Why is the healthcare sector struggling to adopt IoT?
The Internet of Things (IoT) has the potential to revolutionize the healthcare sector.
With smart sensors and devices, it was envisioned that simple routine tasks would be automated, gathering vital information will be made seamless, while real-time monitoring will enable accurate diagnosis, and subsequently, much-improved prognosis.
The increased automation and processes will not only result in reduced human errors but will also free up healthcare professionals to provide better, more meaningful care to their patients.
However, like all emerging technology, the adoption of IoT within the healthcare industry is not as straightforward as one would like and is mired with challenges.
Each different stakeholder; vendors, healthcare providers, and the IT team face various issues to realize the transformative promise and potential of IoT for the industry.
Vendors confined by regulatory hurdles
Healthcare industry across the globe is one of the most strictly regulated sectors and to get a product through, vendors must jump through multiple hoops.
And getting past the regulatory hurdles process may take months to years, depending on the complexity of the product or technology.
For example, Singapore’s Health Product Act stipulates that any medical devices must be registered with its Health Sciences Authority before they can be sold in the country.
The body then evaluates the applications and conducts thorough audits and check, before approval and continues to monitor the product, during the post-market phase.
This type of regulatory practice is not different from the US’ Federal Drug Agency or the EU’s Medical Device Directives and could be the reason why the healthcare industry everywhere is generally slow in adopting new technology.
Diverse devices create IT nightmare
A typical IT team at a hospital or a healthcare facility are already dealing with numerous connected devices that are part of the building management system, for power, HVAC and lighting management.
But, medical IoT devices add another layer of complexity to the mix. As they’re strictly regulated, software and firmware updates also need approvals from the relevant agencies. This means multiple correspondence seeking and justifying requests to just to install additional security patches, for instance.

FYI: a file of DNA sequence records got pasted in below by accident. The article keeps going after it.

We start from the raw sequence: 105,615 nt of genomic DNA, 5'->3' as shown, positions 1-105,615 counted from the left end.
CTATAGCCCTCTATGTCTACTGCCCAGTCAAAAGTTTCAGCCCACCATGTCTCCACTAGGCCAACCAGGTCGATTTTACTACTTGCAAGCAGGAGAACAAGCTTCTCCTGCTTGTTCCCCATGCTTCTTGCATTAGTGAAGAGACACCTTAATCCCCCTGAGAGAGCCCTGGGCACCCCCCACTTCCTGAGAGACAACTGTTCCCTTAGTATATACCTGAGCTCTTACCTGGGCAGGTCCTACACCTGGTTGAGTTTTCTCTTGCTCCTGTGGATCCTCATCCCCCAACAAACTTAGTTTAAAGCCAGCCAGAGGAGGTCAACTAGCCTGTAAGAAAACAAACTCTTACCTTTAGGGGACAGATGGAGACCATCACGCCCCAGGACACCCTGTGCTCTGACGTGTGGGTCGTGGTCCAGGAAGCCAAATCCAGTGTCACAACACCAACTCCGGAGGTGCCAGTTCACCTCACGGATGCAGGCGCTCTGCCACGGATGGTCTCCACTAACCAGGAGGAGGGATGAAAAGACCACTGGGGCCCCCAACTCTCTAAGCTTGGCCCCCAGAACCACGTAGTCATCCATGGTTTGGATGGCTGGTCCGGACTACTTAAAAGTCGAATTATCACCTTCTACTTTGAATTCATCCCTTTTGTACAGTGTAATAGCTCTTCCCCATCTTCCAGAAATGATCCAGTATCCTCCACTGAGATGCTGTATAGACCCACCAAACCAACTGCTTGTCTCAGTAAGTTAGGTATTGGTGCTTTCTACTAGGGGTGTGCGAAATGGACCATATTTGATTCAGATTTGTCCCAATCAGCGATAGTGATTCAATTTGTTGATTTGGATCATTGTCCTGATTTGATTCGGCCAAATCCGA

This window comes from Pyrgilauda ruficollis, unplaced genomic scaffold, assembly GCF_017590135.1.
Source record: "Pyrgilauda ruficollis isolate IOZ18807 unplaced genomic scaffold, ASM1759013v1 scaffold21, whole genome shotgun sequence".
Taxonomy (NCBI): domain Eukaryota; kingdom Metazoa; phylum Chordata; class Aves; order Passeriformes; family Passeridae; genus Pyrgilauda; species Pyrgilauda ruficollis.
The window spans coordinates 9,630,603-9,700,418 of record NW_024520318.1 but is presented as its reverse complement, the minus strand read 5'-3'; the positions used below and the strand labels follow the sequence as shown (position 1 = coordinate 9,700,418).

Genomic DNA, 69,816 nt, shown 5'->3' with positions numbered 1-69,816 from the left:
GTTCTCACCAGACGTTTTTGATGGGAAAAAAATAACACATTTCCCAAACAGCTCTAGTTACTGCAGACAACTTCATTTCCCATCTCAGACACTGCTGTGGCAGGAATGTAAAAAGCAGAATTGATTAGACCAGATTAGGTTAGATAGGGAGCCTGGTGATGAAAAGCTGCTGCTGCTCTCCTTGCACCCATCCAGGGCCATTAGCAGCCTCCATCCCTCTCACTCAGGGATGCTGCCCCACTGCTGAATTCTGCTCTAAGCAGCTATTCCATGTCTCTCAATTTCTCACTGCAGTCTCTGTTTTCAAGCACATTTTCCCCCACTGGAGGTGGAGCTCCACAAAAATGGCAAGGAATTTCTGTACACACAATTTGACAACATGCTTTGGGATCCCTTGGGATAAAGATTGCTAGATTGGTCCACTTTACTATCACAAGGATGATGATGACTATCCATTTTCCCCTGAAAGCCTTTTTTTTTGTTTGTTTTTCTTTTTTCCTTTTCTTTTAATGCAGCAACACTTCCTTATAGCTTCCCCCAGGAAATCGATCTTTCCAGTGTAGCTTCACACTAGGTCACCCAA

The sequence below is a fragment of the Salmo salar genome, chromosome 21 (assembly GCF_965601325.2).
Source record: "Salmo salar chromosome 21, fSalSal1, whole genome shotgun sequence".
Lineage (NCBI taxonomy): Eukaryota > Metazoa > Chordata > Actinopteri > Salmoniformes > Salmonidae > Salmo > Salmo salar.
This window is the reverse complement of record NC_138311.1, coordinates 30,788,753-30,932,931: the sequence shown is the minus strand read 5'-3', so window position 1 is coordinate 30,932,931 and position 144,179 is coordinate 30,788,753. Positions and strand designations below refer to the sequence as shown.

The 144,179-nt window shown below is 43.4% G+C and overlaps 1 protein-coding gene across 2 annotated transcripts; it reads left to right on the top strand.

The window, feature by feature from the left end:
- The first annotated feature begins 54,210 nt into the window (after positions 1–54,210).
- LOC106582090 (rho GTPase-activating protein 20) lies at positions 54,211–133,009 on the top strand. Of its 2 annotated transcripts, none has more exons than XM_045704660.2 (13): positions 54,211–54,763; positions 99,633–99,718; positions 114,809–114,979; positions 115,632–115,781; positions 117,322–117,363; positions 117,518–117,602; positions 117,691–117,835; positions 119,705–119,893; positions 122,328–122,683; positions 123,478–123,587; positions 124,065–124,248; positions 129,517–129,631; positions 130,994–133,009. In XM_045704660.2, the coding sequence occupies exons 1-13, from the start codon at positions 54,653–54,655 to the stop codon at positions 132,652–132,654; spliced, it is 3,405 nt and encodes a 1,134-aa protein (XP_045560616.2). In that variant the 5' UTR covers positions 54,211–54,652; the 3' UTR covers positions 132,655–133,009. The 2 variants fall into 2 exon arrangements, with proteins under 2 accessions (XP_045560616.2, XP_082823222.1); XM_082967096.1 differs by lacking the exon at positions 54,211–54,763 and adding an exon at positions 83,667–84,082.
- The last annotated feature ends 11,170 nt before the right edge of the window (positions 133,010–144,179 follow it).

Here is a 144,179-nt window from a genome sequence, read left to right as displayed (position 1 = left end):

Further, some of the devices aren’t as sophisticated to adhere to the security protocols and measure, which leaves the hospital’s network vulnerable to breach. A quick workaround could be increased network segmenting or deploying a VPN.
Benefits aren’t clear-cut
Meanwhile, doctors aren’t spared from the challenges of adopting IoT either. Due to the regulations, and privacy policies, these devices that generate patient data must be managed carefully to be compliance.
Already overworked, doctors are reluctant to bring onboard IoT devices that add another task to their to-do list, especially when the benefits of these devices do not justify their costs or resources.
And thus, for more broader adoption within the healthcare industry, there is a need for change.
While regulations are essential, specifically within the realm of healthcare, it should not restrict innovation within the industry.
Regulatory bodies instead need to collaborate with healthcare providers and vendors and foster a culture of knowledge sharing so that laws and policies are updated regularly so that doctors can tap into emerging technologies to enhance patient care.
- Personal details of 106 million international travelers to Thailand exposed
- Embedded finance ensures BNPL is not making banks irrelevant
- Only a third of developers truly understand the security policies they work with
- There’s a gender barrier to mobile phone ownership in Asia – and it matters
- Advocating a sustainable environment with modern technologies